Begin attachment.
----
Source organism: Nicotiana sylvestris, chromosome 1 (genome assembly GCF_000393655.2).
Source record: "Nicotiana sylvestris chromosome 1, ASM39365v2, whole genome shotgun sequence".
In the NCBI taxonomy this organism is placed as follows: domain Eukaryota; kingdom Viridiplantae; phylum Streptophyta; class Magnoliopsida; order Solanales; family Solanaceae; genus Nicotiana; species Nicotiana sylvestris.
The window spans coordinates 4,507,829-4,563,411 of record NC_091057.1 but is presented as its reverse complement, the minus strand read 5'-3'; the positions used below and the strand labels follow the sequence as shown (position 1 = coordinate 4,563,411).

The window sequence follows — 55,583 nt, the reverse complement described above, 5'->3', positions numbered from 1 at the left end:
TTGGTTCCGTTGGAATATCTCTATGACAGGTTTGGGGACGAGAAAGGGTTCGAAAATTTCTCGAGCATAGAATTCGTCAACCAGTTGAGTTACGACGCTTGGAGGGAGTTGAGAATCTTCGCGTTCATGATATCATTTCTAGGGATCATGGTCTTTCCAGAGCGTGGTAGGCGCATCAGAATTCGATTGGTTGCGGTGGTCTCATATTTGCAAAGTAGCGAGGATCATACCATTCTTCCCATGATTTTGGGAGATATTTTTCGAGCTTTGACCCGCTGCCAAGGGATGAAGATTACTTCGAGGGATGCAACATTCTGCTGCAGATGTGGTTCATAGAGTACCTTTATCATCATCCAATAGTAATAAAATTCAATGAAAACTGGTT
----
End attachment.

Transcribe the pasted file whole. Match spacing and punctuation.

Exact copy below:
Source organism: Nicotiana sylvestris, chromosome 1 (genome assembly GCF_000393655.2).
Source record: "Nicotiana sylvestris chromosome 1, ASM39365v2, whole genome shotgun sequence".
In the NCBI taxonomy this organism is placed as follows: domain Eukaryota; kingdom Viridiplantae; phylum Streptophyta; class Magnoliopsida; order Solanales; family Solanaceae; genus Nicotiana; species Nicotiana sylvestris.
The window spans coordinates 4,507,829-4,563,411 of record NC_091057.1 but is presented as its reverse complement, the minus strand read 5'-3'; the positions used below and the strand labels follow the sequence as shown (position 1 = coordinate 4,563,411).

The window sequence follows — 55,583 nt, the reverse complement described above, 5'->3', positions numbered from 1 at the left end:
TTGGTTCCGTTGGAATATCTCTATGACAGGTTTGGGGACGAGAAAGGGTTCGAAAATTTCTCGAGCATAGAATTCGTCAACCAGTTGAGTTACGACGCTTGGAGGGAGTTGAGAATCTTCGCGTTCATGATATCATTTCTAGGGATCATGGTCTTTCCAGAGCGTGGTAGGCGCATCAGAATTCGATTGGTTGCGGTGGTCTCATATTTGCAAAGTAGCGAGGATCATACCATTCTTCCCATGATTTTGGGAGATATTTTTCGAGCTTTGACCCGCTGCCAAGGGATGAAGATTACTTCGAGGGATGCAACATTCTGCTGCAGATGTGGTTCATAGAGTACCTTTATCATCATCCAATAGTAATAAAATTCAATGAAAACTGGTT